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TÜV SÜD guide reveals how to consistently 3D print safety-compliant medical parts

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Global certification firm TÜV SÜD has released an industry-first 3D printing-specific guide to repeatedly producing medical products that are safe and fit for purpose. 

Published as a white paper, the company’s guide outlines the standards that manufacturers need to meet at each workflow stage, as well as the credentials required to put these into practise. By condensing the relevant regulations into a simplified format, TÜV SÜD says that it aims to “outline feasible procedures” and “point out existing gaps,” to those working in both 3D printing and clinical settings.

An assortment of medical tools.
TÜV SÜD’s guide fully-outlines the regulatory requirements surrounding medical 3D printing. Photo via TÜV SÜD.

Standardizing clinical 3D printing  

According to TÜV SÜD, the standardization of additive manufacturing has only recently begun in earnest, but given the potential quality assurance and throughput benefits of doing so, it’s well worth striving for. While ISOs 9001 and 13485 are often used in medical production, and represent robust Quality Management Systems (QMSs), they fail to address 3D printing’s unique sector-specific challenges.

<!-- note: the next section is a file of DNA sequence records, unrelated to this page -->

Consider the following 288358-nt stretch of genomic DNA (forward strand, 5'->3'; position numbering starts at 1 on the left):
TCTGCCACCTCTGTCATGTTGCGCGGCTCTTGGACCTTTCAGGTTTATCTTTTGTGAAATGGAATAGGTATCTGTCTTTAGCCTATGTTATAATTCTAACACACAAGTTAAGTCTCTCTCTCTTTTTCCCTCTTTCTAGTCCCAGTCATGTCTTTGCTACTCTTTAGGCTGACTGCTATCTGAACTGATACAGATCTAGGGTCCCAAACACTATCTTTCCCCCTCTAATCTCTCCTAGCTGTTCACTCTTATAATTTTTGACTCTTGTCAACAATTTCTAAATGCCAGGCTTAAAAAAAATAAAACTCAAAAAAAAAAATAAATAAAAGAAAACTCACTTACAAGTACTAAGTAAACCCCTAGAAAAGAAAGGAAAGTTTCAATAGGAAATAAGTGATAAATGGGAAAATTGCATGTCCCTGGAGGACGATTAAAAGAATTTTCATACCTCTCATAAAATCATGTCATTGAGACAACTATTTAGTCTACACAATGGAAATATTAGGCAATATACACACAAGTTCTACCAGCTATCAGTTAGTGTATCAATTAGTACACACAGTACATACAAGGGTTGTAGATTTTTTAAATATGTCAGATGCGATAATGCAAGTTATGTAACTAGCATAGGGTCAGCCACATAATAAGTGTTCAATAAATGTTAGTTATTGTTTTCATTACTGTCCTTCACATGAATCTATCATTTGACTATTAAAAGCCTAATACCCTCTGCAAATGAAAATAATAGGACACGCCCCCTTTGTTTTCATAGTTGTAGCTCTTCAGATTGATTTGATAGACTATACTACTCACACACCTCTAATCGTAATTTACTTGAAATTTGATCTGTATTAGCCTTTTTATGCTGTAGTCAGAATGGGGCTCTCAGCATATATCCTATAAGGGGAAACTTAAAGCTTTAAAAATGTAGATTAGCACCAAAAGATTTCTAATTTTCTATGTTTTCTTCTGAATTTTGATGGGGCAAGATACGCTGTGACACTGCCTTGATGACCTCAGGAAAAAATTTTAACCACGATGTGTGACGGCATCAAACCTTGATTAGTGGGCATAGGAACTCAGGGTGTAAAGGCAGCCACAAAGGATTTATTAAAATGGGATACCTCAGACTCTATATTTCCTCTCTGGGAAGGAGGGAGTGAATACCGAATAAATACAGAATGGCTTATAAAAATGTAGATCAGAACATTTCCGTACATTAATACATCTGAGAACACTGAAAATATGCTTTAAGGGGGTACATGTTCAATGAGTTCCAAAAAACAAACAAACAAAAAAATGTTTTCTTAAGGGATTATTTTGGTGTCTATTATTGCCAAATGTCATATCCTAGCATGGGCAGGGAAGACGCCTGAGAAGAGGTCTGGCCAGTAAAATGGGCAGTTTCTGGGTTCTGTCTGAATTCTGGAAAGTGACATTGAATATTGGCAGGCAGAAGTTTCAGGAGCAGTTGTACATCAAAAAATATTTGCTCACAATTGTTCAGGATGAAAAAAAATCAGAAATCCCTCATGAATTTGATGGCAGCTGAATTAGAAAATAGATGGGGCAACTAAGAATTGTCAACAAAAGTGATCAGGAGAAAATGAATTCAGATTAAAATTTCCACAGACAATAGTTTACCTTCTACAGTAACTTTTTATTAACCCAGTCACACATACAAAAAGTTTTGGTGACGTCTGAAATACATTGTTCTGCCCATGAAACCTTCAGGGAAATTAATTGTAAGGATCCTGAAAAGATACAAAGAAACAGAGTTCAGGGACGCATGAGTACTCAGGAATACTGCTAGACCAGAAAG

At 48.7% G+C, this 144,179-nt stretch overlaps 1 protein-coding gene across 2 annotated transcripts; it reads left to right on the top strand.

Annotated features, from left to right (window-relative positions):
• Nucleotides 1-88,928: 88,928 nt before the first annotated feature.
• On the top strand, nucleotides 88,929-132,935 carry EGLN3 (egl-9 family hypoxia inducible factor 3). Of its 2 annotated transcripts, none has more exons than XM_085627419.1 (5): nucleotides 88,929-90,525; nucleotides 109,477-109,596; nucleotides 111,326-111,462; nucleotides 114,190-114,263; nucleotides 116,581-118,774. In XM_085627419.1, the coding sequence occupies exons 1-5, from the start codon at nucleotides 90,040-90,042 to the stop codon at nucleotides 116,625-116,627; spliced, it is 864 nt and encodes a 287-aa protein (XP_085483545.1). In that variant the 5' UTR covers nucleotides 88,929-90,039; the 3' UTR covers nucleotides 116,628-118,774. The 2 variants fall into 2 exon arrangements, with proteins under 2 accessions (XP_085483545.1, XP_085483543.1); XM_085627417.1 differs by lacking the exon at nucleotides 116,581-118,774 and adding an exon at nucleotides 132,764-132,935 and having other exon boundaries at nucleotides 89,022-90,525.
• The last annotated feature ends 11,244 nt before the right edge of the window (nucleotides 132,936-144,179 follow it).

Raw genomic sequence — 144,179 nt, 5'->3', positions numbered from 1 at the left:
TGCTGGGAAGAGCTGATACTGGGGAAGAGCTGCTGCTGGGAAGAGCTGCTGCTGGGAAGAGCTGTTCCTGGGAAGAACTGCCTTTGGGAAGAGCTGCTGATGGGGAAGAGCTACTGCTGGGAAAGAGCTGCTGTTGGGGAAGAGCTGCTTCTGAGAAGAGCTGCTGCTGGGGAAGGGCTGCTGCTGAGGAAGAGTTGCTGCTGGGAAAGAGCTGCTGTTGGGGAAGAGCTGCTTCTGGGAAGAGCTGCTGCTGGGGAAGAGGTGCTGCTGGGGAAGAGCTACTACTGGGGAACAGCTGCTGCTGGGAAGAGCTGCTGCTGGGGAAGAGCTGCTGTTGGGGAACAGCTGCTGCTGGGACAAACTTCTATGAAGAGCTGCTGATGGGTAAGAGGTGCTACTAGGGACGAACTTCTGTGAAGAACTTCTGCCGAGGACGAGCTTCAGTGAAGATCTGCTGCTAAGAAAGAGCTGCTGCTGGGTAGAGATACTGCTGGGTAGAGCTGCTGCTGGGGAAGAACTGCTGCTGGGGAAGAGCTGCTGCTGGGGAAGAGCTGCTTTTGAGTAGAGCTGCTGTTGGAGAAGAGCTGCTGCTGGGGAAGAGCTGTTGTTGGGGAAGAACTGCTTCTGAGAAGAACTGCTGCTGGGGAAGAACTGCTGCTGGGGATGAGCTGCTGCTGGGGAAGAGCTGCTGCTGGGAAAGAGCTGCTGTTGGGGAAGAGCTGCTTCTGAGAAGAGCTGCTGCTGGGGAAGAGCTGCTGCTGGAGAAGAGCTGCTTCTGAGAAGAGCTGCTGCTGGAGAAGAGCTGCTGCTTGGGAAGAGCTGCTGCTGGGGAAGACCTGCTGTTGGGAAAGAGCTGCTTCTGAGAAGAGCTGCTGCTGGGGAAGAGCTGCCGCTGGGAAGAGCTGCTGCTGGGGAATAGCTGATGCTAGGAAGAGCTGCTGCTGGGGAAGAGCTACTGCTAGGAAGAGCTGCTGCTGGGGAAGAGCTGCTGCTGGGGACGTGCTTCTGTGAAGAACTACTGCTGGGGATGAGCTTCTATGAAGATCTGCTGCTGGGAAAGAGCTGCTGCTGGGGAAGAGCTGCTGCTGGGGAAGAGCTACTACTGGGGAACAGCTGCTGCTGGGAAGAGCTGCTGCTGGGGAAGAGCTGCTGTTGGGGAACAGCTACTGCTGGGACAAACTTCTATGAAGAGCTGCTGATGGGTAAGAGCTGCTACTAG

That’s why TÜV SÜD has published a process chain of its own, from qualification through to post-processing, which highlights the steps manufacturers need to take to remain compliant when 3D printing medical parts. Before entering production, the firm says that a ‘technically competent person’ must check for requirements around biocompatibility and sterility, that any parts created have to meet.